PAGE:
I don’t know if I’ve made public my J.J. Abrams stannery before now; if not, I’m declaring it with this post. J.J. Abrams is THE BUSINESS–his stories are the very definition of enthralling. Convoluted, but that’s the way I like ’em. I was a fan of his show Alias before I even knew it was his show, and I’m totally a Lostie. Check out this great article on him in the New York Times Sunday Magazine.  A quote from the story:

Abrams says that’s only one way of evaluating the dynamics of a mystery box. “There’s no answer to the box that’s going to make you happy,” he acknowledges. But, he adds, “the key is to use the box as a bait, to grab people and bring them into one story, only to introduce another.”

What mystery box, you ask? Why, the one he talks about in The Best TED Talk Ever!*

*Ok, that’s hyperbole, but the exaggeration is very slight.


When I went back to journalism from publishing, I experienced a significant decrease in both the quality and output of my (not for work) writing. Turns out, some advice I read in a great writing book (that I lost and whose title I can’t remember) was true: If you want to be a fiction writer, you shouldn’t pursue a career in journalism.

Not that it’s impossible to do both, but writing for a living means you have a little less creative energy to spend on your own projects. This post by John Hornor Jacobs, an advertising creative by day and a fiction writer by night*, argues the same thing.

I’m a believer in creative energy. You only have a certain amount allotted to you every day – kinda like mana or hps in RPGs. If you burn that energy working on the newest TCBY campaign, there’ll be that much less when you get home and pick up the guitar and start writing songs, or hit the keyboard and start banging out that novel.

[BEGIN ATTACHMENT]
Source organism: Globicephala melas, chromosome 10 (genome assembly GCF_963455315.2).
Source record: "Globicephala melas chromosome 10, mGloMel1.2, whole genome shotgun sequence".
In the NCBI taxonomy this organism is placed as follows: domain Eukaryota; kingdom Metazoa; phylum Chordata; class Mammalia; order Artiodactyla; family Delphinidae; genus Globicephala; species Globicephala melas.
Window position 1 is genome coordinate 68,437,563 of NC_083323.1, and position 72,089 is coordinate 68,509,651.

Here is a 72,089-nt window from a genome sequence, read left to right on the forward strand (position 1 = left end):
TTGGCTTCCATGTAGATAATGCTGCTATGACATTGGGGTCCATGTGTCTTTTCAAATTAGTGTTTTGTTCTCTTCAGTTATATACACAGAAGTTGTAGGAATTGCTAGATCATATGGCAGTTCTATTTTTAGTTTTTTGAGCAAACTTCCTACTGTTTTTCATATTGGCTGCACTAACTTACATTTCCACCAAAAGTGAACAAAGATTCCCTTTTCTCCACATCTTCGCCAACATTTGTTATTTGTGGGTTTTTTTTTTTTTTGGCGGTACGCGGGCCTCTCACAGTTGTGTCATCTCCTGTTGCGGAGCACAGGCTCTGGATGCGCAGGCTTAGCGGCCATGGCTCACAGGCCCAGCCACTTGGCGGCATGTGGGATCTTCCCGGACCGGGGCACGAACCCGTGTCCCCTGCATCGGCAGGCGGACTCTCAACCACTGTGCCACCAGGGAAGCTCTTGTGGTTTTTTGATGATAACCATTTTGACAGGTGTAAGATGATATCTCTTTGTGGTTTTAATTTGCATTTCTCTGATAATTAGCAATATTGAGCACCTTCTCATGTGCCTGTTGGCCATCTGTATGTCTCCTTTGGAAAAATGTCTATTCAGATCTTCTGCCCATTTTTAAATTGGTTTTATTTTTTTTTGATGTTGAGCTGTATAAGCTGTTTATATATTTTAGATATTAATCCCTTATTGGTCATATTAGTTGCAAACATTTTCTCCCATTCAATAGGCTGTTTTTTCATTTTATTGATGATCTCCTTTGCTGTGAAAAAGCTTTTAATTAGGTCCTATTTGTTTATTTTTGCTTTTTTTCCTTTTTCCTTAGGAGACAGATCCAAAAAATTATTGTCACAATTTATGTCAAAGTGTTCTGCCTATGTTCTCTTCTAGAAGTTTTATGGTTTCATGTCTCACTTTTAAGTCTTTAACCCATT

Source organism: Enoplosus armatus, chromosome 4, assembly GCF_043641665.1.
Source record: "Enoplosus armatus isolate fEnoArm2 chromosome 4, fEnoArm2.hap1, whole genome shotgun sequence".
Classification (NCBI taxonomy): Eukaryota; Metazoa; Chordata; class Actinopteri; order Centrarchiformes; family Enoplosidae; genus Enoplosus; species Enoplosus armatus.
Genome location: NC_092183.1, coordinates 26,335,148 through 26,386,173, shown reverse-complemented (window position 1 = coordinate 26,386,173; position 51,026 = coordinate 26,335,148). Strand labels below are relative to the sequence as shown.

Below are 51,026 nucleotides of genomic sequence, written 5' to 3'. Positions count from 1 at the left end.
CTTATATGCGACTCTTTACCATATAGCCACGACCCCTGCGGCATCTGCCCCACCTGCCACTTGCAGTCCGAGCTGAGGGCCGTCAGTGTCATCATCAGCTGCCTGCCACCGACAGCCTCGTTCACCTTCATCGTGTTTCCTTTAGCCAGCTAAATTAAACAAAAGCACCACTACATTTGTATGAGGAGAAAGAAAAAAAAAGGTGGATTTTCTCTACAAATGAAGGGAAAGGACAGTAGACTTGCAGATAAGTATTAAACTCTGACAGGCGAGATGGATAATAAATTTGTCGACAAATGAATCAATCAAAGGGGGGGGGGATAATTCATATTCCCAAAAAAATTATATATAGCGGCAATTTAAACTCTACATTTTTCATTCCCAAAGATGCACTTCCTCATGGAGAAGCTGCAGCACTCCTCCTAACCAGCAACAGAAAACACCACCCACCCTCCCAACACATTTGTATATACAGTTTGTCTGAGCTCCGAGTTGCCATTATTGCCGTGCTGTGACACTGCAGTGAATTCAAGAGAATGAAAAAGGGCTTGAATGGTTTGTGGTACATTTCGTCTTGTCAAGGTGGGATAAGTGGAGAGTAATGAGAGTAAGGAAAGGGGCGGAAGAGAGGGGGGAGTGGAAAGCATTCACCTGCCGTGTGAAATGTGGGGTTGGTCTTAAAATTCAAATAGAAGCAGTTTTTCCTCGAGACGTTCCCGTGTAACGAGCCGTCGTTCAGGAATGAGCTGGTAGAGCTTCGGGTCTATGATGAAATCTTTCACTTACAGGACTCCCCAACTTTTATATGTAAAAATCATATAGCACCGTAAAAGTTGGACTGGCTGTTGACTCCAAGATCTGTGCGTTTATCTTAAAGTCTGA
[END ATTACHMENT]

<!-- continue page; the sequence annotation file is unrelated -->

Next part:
Bottom line–figure out how to save some of that good energy for yourself.

*John Hornor Jacobs has a book coming out in August, and it sounds pretty awesome. It sounds like a Southern horror mystery type novel; I definitely plan to check it out.

The other day, my boyfriend asked if I believed in ghosts. “Of course,” I said. He kind of smirked.

“Really? Why?” He’s German and only believes in science, efficiency and VFL Wolfsburg.

“Because!” I said. “Because…there’s lots that science can’t explain, and I think anything is possible. Including the existence of ghosts.” He chuckled his uber practical German chuckle.

“Ok sweety,” he said, highly amused.

Truth is, I’ve always believed in ghosts, and so has most of my family, and so do a lot of other Southerners like us. My classmates and I grew up on the Jeffrey tales. My cousin Novena thrilled us with stories about Bloody Mary and I know at least five of my family members who earnestly believe they’ve had encounters with a haint.* Heck, even I’ve had an encounter, kinda sorta. My ex-boyfriend had warned me his house was  haunted, and one day there was this weird incident where something unseen (coulda been a mouse, but then it coulda been a haint) moved in a living room corner. We locked ourselves in his bedroom until his parents came home. This same boyfriend often told me about being ridden by a witch.

So when I read this post on Racialicious about the lack of African-American inspired folklore on the CW show “Supernatural”,  though I don’t watch the show, I could totally understand where the author is coming from. African American folklore is rife with tales of the supernatural, yet it’s kind of hard to find horror stories in TV, film and other media that are by or about black people or have origins in black culture (voodoo being the glaring exception. And maybe “Thriller.”). In fact, just a few weeks ago, my coworker and I were trying to figure out how many “black” horror films we’d seen.

Me: There’s Tales from the Hood**. And Blade, sort of.

N: Oh yeah, and Vampire in Brooklyn (raucous laughter from us both because have you SEEN this movie? It’s more of an unintentional comedy than a horror film). And…and… that movie with Snoop in it (Bones).